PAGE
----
Wednesday, August 04, 2010

Old Ammo

When my wife's grandmother was unable to live alone any longer, we trooped on down to Louisiana to fetch her. Her husband had passed a few years before, and when we went in to clean up and move stuff from the house, we found that his bedroom was apparently just the way it had been the day he died. Watch and wallet and pocket change on the dresser -- looked as if Momee had just closed the door and never opened it again.

While cleaning the house out, we came across some guns and ammo in Pawpaw's closet. Nice Winchester-97 12-gauge pump open-choke duck gun, still had a hunting license from 1927 tucked into the stock behind the butt plate. There was a .22 rifle, and an old German bolt-action rifle with a broken-off trigger and the barrel sealed, probably used for drills and marching.

There was a brick of Monark .22 ammo -- a brick being ten boxes of fifty rounds each -- up on the closet shelf. I wound up with that and the guns. This .22 ammo was made in Minneapolis, probably in the late 1940's or early 1950's.

I figured the ammo, after sitting in a Louisiana closet for thirty or forty years was probably bad, so I took a box to the range to try. I think I had one dud, the rest shot just fine, so I stuck the rest of the brick in a lockbox.

Poking around on the net recently, I came across an antique ammo collector, and a little more research showed that this stuff was selling anywhere from five to twenty dollars a box, depending on the condition. Worth more if you have a whole brick in the original carton. Could be worth a couple hundred bucks that way.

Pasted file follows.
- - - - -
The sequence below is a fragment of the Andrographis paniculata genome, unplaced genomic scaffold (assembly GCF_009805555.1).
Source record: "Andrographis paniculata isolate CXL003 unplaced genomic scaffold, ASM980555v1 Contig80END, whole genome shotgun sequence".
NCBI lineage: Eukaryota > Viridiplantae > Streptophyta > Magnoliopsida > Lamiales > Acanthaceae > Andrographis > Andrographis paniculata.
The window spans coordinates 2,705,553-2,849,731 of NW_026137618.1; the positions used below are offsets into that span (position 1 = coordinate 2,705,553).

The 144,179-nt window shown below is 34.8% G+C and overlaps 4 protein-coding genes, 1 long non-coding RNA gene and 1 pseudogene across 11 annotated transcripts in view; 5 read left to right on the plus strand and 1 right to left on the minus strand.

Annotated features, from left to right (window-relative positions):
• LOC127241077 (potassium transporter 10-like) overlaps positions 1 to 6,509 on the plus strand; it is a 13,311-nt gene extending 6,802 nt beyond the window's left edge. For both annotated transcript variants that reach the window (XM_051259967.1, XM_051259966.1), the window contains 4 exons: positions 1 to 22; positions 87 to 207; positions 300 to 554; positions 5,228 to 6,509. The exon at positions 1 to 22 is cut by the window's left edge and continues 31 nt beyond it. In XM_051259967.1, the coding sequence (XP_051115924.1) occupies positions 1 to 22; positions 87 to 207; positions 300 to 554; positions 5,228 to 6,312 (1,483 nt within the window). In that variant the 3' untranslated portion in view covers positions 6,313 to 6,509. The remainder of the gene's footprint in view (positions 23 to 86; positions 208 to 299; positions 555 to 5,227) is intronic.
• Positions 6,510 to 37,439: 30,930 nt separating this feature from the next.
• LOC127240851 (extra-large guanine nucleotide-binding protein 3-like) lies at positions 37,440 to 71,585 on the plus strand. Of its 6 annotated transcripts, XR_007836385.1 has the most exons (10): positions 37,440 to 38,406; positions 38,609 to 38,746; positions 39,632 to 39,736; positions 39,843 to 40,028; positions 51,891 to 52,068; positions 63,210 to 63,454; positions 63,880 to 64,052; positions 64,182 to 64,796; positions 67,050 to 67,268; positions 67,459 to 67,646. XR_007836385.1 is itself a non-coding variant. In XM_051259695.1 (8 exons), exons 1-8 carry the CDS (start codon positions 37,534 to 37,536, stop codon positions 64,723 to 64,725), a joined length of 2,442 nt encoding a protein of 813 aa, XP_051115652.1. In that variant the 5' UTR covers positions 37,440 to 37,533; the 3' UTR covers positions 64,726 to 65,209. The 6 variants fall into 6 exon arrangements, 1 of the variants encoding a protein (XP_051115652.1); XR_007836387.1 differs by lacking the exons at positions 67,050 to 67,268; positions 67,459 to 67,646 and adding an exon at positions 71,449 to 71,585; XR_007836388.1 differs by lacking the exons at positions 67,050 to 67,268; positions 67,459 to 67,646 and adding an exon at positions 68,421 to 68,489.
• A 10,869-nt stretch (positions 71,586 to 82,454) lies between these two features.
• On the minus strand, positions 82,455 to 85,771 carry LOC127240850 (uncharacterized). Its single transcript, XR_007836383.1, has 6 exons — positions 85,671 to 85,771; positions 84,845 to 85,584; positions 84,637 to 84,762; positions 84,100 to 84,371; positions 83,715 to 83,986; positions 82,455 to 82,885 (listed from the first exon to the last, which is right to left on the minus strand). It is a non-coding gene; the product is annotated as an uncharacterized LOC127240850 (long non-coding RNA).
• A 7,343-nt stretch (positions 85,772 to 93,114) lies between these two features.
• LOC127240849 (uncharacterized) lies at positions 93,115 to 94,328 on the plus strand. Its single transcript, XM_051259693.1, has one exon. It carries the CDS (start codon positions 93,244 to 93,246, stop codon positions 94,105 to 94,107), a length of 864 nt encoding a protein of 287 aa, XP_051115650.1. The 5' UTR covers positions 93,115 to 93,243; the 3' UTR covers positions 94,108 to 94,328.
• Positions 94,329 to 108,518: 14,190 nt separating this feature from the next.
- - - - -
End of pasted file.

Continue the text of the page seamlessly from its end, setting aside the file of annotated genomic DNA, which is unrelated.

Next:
Thus making that box I shot up the most expense .22 ammo I ever cooked off ...


Anonymous said...

I don't know. Ammunition that hasn't been fired is a like a bottle of wine that nobody ever drinks. What's the point?

William Adams said...

Well, if you replenish your brick from:

(for $10) and then sell it, we'll never tell.

Though I kind of agree w/ Mendur --- one of my Uncles, when WWII started, went to every store that sold ammunition that he could find and cleared them all out --- he was still shooting the stuff when he passed away in 1980.


Dojo Rat said...

I have heard that the ammo companies are making the gunpowder so it will only last a few years now, presumably so people can't stockpile it.

Steve Perry said...

Lot number would be different, William -- any good collector would notice.

Plus it would be fraud and all ...